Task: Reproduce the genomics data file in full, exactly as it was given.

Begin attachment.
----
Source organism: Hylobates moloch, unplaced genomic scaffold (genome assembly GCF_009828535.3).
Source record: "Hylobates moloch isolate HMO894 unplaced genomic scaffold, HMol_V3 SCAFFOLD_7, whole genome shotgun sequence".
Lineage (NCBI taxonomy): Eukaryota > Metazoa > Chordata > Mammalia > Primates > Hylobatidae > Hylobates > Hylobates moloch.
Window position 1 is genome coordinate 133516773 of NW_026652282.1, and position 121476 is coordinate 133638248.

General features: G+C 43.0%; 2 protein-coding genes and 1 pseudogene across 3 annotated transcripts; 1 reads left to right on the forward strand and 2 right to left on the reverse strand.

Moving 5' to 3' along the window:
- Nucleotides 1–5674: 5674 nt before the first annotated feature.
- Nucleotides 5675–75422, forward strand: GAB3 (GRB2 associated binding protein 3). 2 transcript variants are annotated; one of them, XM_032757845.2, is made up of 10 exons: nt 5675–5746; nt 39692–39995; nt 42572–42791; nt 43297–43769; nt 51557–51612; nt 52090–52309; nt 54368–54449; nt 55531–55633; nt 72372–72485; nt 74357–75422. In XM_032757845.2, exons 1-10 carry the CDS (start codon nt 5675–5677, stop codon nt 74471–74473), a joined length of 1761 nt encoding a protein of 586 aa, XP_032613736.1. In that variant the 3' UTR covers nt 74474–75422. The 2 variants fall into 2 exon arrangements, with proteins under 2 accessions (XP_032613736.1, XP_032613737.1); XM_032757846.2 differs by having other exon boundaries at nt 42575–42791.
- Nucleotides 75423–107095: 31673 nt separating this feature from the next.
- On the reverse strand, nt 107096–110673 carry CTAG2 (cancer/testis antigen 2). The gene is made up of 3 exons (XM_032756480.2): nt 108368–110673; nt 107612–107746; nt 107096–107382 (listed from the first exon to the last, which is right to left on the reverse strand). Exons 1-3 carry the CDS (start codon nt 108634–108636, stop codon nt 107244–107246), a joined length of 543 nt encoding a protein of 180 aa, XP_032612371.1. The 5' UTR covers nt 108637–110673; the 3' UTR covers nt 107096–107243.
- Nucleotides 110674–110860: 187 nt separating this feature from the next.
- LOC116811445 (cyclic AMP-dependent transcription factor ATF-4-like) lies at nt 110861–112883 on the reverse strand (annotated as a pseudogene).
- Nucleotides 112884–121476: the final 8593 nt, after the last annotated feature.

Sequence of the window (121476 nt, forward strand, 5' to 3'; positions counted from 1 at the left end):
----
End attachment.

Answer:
Source organism: Hylobates moloch, unplaced genomic scaffold (genome assembly GCF_009828535.3).
Source record: "Hylobates moloch isolate HMO894 unplaced genomic scaffold, HMol_V3 SCAFFOLD_7, whole genome shotgun sequence".
Lineage (NCBI taxonomy): Eukaryota > Metazoa > Chordata > Mammalia > Primates > Hylobatidae > Hylobates > Hylobates moloch.
Window position 1 is genome coordinate 133516773 of NW_026652282.1, and position 121476 is coordinate 133638248.

General features: G+C 43.0%; 2 protein-coding genes and 1 pseudogene across 3 annotated transcripts; 1 reads left to right on the forward strand and 2 right to left on the reverse strand.

Moving 5' to 3' along the window:
- Nucleotides 1–5674: 5674 nt before the first annotated feature.
- Nucleotides 5675–75422, forward strand: GAB3 (GRB2 associated binding protein 3). 2 transcript variants are annotated; one of them, XM_032757845.2, is made up of 10 exons: nt 5675–5746; nt 39692–39995; nt 42572–42791; nt 43297–43769; nt 51557–51612; nt 52090–52309; nt 54368–54449; nt 55531–55633; nt 72372–72485; nt 74357–75422. In XM_032757845.2, exons 1-10 carry the CDS (start codon nt 5675–5677, stop codon nt 74471–74473), a joined length of 1761 nt encoding a protein of 586 aa, XP_032613736.1. In that variant the 3' UTR covers nt 74474–75422. The 2 variants fall into 2 exon arrangements, with proteins under 2 accessions (XP_032613736.1, XP_032613737.1); XM_032757846.2 differs by having other exon boundaries at nt 42575–42791.
- Nucleotides 75423–107095: 31673 nt separating this feature from the next.
- On the reverse strand, nt 107096–110673 carry CTAG2 (cancer/testis antigen 2). The gene is made up of 3 exons (XM_032756480.2): nt 108368–110673; nt 107612–107746; nt 107096–107382 (listed from the first exon to the last, which is right to left on the reverse strand). Exons 1-3 carry the CDS (start codon nt 108634–108636, stop codon nt 107244–107246), a joined length of 543 nt encoding a protein of 180 aa, XP_032612371.1. The 5' UTR covers nt 108637–110673; the 3' UTR covers nt 107096–107243.
- Nucleotides 110674–110860: 187 nt separating this feature from the next.
- LOC116811445 (cyclic AMP-dependent transcription factor ATF-4-like) lies at nt 110861–112883 on the reverse strand (annotated as a pseudogene).
- Nucleotides 112884–121476: the final 8593 nt, after the last annotated feature.

Sequence of the window (121476 nt, forward strand, 5' to 3'; positions counted from 1 at the left end):